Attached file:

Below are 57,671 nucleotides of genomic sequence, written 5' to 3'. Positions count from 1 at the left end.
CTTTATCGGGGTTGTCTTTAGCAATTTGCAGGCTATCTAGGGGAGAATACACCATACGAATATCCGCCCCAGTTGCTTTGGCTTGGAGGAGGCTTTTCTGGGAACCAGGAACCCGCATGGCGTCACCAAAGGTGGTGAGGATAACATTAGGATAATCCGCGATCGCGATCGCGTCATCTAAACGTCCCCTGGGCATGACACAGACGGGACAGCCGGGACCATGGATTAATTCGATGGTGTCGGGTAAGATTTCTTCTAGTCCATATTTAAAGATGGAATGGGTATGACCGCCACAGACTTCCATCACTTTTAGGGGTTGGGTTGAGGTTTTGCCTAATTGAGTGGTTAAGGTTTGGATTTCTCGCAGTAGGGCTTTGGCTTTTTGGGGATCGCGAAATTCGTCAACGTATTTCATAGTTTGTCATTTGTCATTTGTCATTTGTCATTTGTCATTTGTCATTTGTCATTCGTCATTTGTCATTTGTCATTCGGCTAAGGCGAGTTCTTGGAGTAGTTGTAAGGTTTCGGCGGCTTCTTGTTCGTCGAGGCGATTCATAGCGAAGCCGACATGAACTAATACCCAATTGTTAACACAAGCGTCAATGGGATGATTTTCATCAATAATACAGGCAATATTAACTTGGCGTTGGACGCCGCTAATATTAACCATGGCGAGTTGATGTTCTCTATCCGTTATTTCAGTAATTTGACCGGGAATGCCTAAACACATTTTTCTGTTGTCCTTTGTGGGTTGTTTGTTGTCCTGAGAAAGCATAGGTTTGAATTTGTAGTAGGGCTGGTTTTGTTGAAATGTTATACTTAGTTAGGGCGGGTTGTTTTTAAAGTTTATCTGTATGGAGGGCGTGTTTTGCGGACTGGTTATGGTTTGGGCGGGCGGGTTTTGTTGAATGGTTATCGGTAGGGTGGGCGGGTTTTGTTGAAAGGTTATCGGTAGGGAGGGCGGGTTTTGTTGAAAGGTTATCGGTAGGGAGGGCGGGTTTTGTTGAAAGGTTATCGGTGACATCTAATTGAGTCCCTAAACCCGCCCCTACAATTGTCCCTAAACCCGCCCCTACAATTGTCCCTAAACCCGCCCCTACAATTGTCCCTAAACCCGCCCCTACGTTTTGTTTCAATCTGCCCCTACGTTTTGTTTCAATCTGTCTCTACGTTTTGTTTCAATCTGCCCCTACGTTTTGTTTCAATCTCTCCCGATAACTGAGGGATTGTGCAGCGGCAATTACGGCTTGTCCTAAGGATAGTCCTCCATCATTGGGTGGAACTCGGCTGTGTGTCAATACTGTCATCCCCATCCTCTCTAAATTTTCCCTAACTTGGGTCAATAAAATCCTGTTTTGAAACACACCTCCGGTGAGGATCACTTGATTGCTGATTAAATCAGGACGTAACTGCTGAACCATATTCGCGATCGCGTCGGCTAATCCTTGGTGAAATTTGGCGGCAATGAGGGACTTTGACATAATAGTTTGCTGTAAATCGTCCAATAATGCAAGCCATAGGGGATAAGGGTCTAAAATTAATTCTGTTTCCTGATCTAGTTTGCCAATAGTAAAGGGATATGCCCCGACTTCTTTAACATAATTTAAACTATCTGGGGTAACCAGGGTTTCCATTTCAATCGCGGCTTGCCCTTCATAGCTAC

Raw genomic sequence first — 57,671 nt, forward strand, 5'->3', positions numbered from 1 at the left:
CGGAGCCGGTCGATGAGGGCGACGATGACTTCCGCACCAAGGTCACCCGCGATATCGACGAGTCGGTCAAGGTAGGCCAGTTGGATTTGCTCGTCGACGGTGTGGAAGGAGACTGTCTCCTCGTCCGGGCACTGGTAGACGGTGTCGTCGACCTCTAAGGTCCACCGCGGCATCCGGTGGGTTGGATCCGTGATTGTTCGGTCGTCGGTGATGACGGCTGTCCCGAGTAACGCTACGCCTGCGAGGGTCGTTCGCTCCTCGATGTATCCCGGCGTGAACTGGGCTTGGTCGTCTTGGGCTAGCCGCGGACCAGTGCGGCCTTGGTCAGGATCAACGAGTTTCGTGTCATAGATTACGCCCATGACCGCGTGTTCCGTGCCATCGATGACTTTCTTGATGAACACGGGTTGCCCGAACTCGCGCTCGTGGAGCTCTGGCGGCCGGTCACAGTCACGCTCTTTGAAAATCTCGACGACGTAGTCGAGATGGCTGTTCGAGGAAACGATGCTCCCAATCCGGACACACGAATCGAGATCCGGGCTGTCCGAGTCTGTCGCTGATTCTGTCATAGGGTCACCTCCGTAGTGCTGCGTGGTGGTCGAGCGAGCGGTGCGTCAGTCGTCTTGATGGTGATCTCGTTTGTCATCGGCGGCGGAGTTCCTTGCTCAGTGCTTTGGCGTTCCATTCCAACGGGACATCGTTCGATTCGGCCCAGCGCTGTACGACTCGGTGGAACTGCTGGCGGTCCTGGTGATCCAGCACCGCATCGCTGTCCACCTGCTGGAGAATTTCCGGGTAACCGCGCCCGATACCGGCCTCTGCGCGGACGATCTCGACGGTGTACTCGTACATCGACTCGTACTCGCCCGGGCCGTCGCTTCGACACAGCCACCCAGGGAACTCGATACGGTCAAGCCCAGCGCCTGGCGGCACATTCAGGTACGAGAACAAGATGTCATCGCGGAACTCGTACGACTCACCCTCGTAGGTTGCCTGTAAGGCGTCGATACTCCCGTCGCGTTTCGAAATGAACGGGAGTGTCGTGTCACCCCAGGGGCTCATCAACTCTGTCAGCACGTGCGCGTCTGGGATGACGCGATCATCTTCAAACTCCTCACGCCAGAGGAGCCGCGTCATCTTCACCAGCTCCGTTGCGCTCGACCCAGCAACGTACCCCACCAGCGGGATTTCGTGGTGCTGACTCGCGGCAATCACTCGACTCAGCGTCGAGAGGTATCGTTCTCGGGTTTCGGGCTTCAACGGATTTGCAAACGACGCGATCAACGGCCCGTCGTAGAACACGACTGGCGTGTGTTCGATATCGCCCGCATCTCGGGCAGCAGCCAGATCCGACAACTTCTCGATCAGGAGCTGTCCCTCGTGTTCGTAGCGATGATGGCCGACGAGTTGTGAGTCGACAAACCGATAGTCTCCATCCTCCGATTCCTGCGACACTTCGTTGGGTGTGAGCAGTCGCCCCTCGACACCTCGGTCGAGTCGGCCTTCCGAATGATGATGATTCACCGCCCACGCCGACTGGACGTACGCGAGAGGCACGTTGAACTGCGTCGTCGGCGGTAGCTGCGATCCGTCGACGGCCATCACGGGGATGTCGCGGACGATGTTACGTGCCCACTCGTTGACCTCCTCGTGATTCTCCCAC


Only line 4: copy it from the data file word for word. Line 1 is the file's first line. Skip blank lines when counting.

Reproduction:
CGGAGCCGGTCGATGAGGGCGACGATGACTTCCGCACCAAGGTCACCCGCGATATCGACGAGTCGGTCAAGGTAGGCCAGTTGGATTTGCTCGTCGACGGTGTGGAAGGAGACTGTCTCCTCGTCCGGGCACTGGTAGACGGTGTCGTCGACCTCTAAGGTCCACCGCGGCATCCGGTGGGTTGGATCCGTGATTGTTCGGTCGTCGGTGATGACGGCTGTCCCGAGTAACGCTACGCCTGCGAGGGTCGTTCGCTCCTCGATGTATCCCGGCGTGAACTGGGCTTGGTCGTCTTGGGCTAGCCGCGGACCAGTGCGGCCTTGGTCAGGATCAACGAGTTTCGTGTCATAGATTACGCCCATGACCGCGTGTTCCGTGCCATCGATGACTTTCTTGATGAACACGGGTTGCCCGAACTCGCGCTCGTGGAGCTCTGGCGGCCGGTCACAGTCACGCTCTTTGAAAATCTCGACGACGTAGTCGAGATGGCTGTTCGAGGAAACGATGCTCCCAATCCGGACACACGAATCGAGATCCGGGCTGTCCGAGTCTGTCGCTGATTCTGTCATAGGGTCACCTCCGTAGTGCTGCGTGGTGGTCGAGCGAGCGGTGCGTCAGTCGTCTTGATGGTGATCTCGTTTGTCATCGGCGGCGGAGTTCCTTGCTCAGTGCTTTGGCGTTCCATTCCAACGGGACATCGTTCGATTCGGCCCAGCGCTGTACGACTCGGTGGAACTGCTGGCGGTCCTGGTGATCCAGCACCGCATCGCTGTCCACCTGCTGGAGAATTTCCGGGTAACCGCGCCCGATACCGGCCTCTGCGCGGACGATCTCGACGGTGTACTCGTACATCGACTCGTACTCGCCCGGGCCGTCGCTTCGACACAGCCACCCAGGGAACTCGATACGGTCAAGCCCAGCGCCTGGCGGCACATTCAGGTACGAGAACAAGATGTCATCGCGGAACTCGTACGACTCACCCTCGTAGGTTGCCTGTAAGGCGTCGATACTCCCGTCGCGTTTCGAAATGAACGGGAGTGTCGTGTCACCCCAGGGGCTCATCAACTCTGTCAGCACGTGCGCGTCTGGGATGACGCGATCATCTTCAAACTCCTCACGCCAGAGGAGCCGCGTCATCTTCACCAGCTCCGTTGCGCTCGACCCAGCAACGTACCCCACCAGCGGGATTTCGTGGTGCTGACTCGCGGCAATCACTCGACTCAGCGTCGAGAGGTATCGTTCTCGGGTTTCGGGCTTCAACGGATTTGCAAACGACGCGATCAACGGCCCGTCGTAGAACACGACTGGCGTGTGTTCGATATCGCCCGCATCTCGGGCAGCAGCCAGATCCGACAACTTCTCGATCAGGAGCTGTCCCTCGTGTTCGTAGCGATGATGGCCGACGAGTTGTGAGTCGACAAACCGATAGTCTCCATCCTCCGATTCCTGCGACACTTCGTTGGGTGTGAGCAGTCGCCCCTCGACACCTCGGTCGAGTCGGCCTTCCGAATGATGATGATTCACCGCCCACGCCGACTGGACGTACGCGAGAGGCACGTTGAACTGCGTCGTCGGCGGTAGCTGCGATCCGTCGACGGCCATCACGGGGATGTCGCGGACGATGTTACGTGCCCACTCGTTGACCTCCTCGTGATTCTCCCAC